27 May 2011

Gambia News: What democracy denies its people the right to vote? (#Gambia)

(Daily News)As Gambians at home register for the 2011 presidential election; Gambians abroad remain disenfranchised, despite fifteen years of empty promises and artificial obstacles by the Independent Electoral Commission (IEC). The official quotes below say it all:
 “The Commission has been mandated by the Elections Decree (Section 11) to provide a register of voters in foreign countries. Such a mandate is being looked into,” (IEC Website).
“Presently, Gambians living abroad have the option of returning to the Gambia during registration periods and register within their Constituencies of origin. This will mean that it is only in this type of registration that they can vote during National or Local Elections, until such a time that a register of voters in foreign countries become feasible,” (IEC Website).
At this snail-pace, Diaspora Gambians will never have the right to vote in Gambian national elections, because fifteen years after the 1996 presidential polls, the Commission is “still looking into it.”
This is not a case of bad faith on my part- far from it. It is the realization that the words of The Commission are official spin, empty rhetoric intended to satisfy donors, while denying Diaspora Gambians their rights in order to maintain the status-quo.
The Commission and the Jammeh regime have no intention, nor are they interested, in extending the franchise to Diaspora Gambians. This is so, despite readily available funds from the Commonwealth and other donor countries.
In this day of sophisticated computer software registering less than 300, 000 Gambians resident abroad should not be as daunting as it was even ten years ago. Many countries in Africa, and neighboring Senegal, in particular, have extended the vote to their citizens abroad, recognizing among other things, their collective contribution to national development through remittances and investments in land and businesses.
It is laughable to expect Gambians in their thousands to return home to cast a ballot in their “constituencies of origin.”
What an utter waste of valuable resources that could, otherwise, be spent to benefit Gambians at home. Why make it so difficult for Diaspora Gambians to exercise such a fundamental right?
The answer is simple—they need our monthly remittances, not our vote, out of fear that Jammeh would be flushed out; even though he now enjoys considerable support among pockets of Gambians abroad.
What democracy denies its people the right to vote?
The IEC and Jammeh are not entirely at fault. The Opposition political party aficionados are just as complicit. Their parties remain disorganized, splintered and bututless; and for the most part are themselves paralyzed by fear— never attempting to challenge the constitutionality of this illegal state of affairs.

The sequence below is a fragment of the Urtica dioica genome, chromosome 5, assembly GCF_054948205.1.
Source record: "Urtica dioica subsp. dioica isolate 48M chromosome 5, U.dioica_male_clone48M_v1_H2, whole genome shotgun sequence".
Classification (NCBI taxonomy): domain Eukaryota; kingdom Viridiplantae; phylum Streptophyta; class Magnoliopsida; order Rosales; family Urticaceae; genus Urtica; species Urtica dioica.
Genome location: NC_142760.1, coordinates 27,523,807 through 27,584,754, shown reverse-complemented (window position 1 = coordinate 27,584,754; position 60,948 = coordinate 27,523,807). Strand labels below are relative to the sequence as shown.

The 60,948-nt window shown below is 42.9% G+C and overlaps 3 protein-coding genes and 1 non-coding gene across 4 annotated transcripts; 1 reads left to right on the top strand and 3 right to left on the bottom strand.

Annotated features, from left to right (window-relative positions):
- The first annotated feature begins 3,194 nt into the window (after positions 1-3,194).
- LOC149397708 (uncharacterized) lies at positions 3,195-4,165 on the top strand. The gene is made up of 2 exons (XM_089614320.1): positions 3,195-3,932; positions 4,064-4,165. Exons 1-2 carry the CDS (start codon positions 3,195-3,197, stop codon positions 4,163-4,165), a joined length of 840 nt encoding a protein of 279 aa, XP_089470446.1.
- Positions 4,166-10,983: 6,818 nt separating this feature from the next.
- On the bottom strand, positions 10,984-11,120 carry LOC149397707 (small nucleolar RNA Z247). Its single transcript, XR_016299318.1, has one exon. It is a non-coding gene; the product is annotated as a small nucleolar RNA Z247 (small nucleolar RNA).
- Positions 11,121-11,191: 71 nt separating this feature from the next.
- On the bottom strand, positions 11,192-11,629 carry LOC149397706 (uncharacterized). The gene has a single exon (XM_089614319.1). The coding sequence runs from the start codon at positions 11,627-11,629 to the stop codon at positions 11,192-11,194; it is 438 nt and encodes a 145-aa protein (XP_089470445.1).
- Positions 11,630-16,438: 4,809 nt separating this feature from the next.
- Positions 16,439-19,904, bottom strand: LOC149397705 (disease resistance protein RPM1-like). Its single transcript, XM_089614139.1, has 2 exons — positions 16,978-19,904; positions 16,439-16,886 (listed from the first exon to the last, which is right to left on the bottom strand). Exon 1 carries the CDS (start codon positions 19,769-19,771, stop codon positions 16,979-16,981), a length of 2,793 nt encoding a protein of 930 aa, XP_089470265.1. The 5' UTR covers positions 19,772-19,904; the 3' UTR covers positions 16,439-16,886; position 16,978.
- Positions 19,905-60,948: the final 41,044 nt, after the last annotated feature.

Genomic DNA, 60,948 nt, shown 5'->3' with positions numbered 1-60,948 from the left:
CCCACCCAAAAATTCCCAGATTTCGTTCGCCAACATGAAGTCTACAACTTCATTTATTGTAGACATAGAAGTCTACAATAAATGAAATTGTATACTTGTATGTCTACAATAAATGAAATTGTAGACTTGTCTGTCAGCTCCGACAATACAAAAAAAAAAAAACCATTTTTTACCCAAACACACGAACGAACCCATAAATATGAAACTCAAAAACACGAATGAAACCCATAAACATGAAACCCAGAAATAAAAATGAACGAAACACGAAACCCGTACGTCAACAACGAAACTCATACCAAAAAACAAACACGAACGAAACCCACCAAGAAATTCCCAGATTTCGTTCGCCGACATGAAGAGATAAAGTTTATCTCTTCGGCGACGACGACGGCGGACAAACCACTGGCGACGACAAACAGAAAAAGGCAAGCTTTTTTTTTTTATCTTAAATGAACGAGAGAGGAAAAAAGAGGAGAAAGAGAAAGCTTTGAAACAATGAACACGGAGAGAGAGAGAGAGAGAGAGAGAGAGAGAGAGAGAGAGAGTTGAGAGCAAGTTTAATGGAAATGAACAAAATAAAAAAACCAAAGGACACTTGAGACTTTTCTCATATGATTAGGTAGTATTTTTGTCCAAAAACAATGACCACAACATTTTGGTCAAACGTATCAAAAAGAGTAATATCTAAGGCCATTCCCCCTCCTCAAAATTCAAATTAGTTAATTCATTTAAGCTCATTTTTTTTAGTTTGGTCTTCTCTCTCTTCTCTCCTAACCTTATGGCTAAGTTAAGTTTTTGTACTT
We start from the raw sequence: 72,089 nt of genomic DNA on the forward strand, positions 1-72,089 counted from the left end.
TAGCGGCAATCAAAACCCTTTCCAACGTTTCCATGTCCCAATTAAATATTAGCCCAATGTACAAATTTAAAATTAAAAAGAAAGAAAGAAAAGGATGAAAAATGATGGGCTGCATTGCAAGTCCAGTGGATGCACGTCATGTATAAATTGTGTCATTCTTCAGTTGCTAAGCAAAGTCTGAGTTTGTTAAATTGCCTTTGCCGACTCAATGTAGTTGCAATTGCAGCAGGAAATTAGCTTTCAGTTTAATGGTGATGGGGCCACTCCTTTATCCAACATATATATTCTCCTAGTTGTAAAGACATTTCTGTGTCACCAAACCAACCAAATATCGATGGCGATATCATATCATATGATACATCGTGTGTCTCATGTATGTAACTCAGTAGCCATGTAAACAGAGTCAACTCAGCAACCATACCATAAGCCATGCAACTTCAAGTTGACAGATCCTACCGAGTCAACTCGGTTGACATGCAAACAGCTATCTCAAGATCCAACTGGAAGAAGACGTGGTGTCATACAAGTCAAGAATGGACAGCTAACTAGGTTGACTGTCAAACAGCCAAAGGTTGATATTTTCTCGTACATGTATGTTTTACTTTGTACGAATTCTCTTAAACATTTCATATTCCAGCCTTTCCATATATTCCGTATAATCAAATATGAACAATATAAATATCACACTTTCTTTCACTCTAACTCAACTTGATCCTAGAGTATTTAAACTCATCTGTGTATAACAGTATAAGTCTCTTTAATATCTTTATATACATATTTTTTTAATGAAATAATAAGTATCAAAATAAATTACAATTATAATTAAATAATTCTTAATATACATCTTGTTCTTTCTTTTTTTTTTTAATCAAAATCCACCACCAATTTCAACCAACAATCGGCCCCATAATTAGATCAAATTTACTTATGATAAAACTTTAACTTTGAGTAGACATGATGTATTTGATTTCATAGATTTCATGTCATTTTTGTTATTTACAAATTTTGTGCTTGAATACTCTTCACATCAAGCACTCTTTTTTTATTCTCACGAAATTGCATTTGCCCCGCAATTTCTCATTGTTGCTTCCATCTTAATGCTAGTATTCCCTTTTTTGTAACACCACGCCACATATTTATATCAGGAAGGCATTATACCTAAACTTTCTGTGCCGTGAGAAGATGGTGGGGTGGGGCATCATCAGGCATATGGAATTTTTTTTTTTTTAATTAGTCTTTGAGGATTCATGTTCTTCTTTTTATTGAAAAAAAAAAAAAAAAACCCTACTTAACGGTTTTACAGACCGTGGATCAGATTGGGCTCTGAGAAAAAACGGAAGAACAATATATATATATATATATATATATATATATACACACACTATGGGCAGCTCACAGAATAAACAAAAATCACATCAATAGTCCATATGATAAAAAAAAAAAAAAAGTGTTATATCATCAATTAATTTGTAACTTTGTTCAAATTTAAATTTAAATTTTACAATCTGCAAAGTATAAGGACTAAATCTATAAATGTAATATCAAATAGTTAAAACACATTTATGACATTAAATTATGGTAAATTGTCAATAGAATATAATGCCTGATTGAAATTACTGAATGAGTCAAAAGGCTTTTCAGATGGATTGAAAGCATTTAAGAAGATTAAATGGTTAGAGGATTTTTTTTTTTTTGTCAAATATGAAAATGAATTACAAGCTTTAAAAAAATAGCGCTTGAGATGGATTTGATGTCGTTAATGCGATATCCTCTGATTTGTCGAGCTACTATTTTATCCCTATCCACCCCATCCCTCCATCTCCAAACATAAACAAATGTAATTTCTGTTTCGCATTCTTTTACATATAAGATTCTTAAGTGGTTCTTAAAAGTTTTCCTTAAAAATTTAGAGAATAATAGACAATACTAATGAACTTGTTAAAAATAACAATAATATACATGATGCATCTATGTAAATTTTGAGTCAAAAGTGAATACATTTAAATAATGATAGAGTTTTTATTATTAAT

Rather than compromise, which is the art of politics, they are consumed by distrust, as they wallow in trite recrimination against one another- all hoping against all odds that they too shall become president someday.
This is at best delusional grandstanding even though all it takes to win is to form a united front against Jammeh. This is not rocket science but a simple strategy. Get the rascals out and then duke it out amongst yourselves.
Thus, the 2011 presidential election results are a foregone conclusion! You do not have to be a political scientist or bantaba pundit to figure this one out.
It seems all Gambians know this except the party leaders that plan to run and be humiliated. Jammeh and his APRC party will trounce any and all who dare stand his way. He has the money, arms and threatens to use them, which he will, if cornered.
Did he not arrest and imprison Femi Peters with impunity, without a whimper? Does Jammeh not use state media, while denying Opposition political heads their right to do so? Does he not have the IEC in his pocket and hires and fires at will its members? Does the Constitution not favor him and his kind? Need I go on?
How can Gambians at home and those in the Diaspora salvage the 2011 presidential election? If you cannot vote; vote with your wallet, and threaten to withhold the monthly “fish-money.”  Demand that relatives vote and vote for the candidate that stands the best chance of winning.
That happens to be Ousainou Darboe. Demand that all Opposition parties and aficionados rally behind Darboe, this once and see what happens. Darboe must now take a bold move, take the bull by its horns and make deals with the other party leaders- promise them the moon and get them on his side. Once in office, establish a union government to run the country for a one five-year term, while putting the necessary instruments and environment in place for a free and fair presidential poll.
This may well be the antidote to the political impasse that currently grips the country. With this strategy, Jammeh can have all the money, media, IEC and arms on his side and still be flushed out of office. Will the PPP, NRP, PDOIS leadership rally behind Darboe or would they rather see Jammeh be handed a fourth five-year term? This is the question and the choice is clear to all.

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